This study identified patients with higher disease activities prior to vaccination as being more likely to flare, similar to previous studies which showed that having a flare 6–12 months prior to receiving the vaccine was associated with experiencing a flare thereafter, and that stable disease activity was a negative predictor of flares [20, 28,29,30]. Amongst patients who flared, only 11.2% and 3.3% of patients experienced severe flares and flares requiring hospitalisation, respectively, and this supports recommendations from both local and international guidelines that advocate for the safety of vaccination in patients with active disease, except in patients afflicted with life-threatening illnesses [25, 31, 32].

Patients who took the Moderna vaccine were also found to be more likely to flare, possibly due to the higher mRNA content in the Moderna vaccine [33, 34], although prior studies did not prove disease flares to be associated with the type of mRNA vaccine [19, 35]. Receiving two doses of the vaccine was also associated with a lower risk of flare, possibly because patients who experienced adverse events after the first vaccination would be less likely to proceed with the second dose. However, 17.4% of all patients flared after the second dose and might highlight the need for close monitoring of patients even if they did not experience any adverse events after the first dose. Age was not found to be associated with experiencing a flare, in contrast with another study which showed that being elderly was a risk factor for a flare of underlying AIIRDs [28]. In this study, we did not observe significant differences in the hazard ratios for flares between patients with RA, PsA or SpA, in contrast to the Global Rheumatology Alliance registry, which found that patients with PsA were more likely to flare as compared to RA [16].

Strengths of this study include the large sample size and the inclusion of patients of a large age range, which increases the generalisability of results. Patient demographics were also similar to previous reports [36, 37]. We required the index visit to be at least 3 months after the first vaccine dose for cases with no flares to ensure a sufficient observation period. Flares not requiring a change in treatment were also included to obtain a more comprehensive spectrum of data as some patients might not seek a change in medication for their flares [38]. The study was also conducted using a detailed chart review rather than just using administrative data collected, and flares were physician-defined and documented in the clinical notes.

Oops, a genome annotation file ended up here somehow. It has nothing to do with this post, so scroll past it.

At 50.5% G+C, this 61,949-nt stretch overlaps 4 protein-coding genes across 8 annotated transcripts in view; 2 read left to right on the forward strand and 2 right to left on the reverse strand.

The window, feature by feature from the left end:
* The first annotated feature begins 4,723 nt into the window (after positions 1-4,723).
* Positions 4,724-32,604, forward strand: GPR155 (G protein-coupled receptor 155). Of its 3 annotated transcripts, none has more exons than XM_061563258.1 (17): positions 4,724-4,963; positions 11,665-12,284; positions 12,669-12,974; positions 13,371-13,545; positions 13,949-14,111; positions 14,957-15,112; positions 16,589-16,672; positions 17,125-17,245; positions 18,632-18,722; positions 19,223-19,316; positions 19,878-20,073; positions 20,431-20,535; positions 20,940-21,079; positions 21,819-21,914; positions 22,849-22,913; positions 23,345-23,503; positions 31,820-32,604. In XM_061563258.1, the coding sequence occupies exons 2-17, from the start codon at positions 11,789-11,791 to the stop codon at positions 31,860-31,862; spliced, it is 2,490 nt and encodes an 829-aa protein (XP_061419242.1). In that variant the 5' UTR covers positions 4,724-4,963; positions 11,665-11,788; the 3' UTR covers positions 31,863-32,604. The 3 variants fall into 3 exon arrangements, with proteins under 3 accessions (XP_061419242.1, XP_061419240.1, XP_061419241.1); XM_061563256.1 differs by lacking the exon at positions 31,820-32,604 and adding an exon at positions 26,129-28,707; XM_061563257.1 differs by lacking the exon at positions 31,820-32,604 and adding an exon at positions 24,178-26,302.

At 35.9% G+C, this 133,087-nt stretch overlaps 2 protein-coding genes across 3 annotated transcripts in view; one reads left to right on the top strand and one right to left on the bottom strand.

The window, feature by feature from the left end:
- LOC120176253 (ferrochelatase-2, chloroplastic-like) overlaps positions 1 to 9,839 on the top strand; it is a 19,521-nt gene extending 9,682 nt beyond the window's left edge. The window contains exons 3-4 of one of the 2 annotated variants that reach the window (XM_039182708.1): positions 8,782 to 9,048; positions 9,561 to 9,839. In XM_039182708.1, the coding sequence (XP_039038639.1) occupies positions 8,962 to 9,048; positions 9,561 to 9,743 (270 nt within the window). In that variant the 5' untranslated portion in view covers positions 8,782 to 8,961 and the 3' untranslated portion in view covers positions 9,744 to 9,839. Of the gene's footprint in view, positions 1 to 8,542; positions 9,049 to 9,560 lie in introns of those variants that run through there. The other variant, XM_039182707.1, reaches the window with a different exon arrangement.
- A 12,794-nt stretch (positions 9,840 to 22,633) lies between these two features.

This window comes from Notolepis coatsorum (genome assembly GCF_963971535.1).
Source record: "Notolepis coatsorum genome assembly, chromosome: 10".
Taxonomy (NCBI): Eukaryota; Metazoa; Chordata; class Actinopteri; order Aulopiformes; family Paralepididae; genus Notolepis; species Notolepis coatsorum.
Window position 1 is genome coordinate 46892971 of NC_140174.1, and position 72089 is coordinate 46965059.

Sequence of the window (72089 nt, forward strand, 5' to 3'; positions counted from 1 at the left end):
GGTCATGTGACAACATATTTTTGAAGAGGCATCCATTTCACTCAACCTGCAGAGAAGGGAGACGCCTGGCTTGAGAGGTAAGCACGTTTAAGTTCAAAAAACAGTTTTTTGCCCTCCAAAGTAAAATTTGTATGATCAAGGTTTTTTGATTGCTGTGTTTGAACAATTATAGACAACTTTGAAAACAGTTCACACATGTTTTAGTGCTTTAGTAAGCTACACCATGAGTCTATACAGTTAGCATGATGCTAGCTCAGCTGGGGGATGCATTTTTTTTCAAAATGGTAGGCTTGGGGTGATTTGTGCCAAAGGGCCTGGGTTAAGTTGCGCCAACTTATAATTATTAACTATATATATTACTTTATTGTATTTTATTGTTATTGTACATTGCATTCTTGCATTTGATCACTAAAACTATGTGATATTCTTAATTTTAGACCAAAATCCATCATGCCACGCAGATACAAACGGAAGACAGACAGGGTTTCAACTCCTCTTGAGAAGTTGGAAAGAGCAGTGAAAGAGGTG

Given the retrospective nature of this study, results are prone to information bias and there are also several limitations which restrict the interpretation of results. There was no control group (non-vaccinated patients with AIIRD). Given the rigorous vaccination efforts conducted locally in line with national policies, the numbers of unvaccinated individuals in Singapore were low (only 7% of population unvaccinated) [39]. Also, no causal relationships between taking the vaccine and experiencing a flare can be deduced from this study. As this study was initiated after the COVID-19 pandemic, data of flares prior to the pandemic and vaccination were unavailable, which might restrict the interpretation of findings from this study. Although previous literature had reported on the background rates of flares before vaccine availability [38, 40, 41], definitions of flare were heterogenous and no definitive comparisons could be made. In addition, myalgias and arthralgias are well described side effects of the mRNA vaccines, which could be mistaken to be a disease flare. Adverse events which could overlap with manifestations of rheumatic diseases were also not collected. However, we had aimed to reduce any misclassification by using a physician-defined flare as the outcome of interest as well as a standardised questionnaire for data collection. Prior to study initiation, a consensus meeting was held and practice cases were also used to harmonise definitions of pre-vaccine disease activity and adjudication of flare. Although we collected details of the dates of the first and second vaccinations, data collection was truncated after the first flare. For patients who flared after the first dose, we were unable to determine the prevalence and severity of flares should they proceed with the second dose, which might be important information to patients. Data for other potential confounders such as comorbidities were also not collected in this study [42].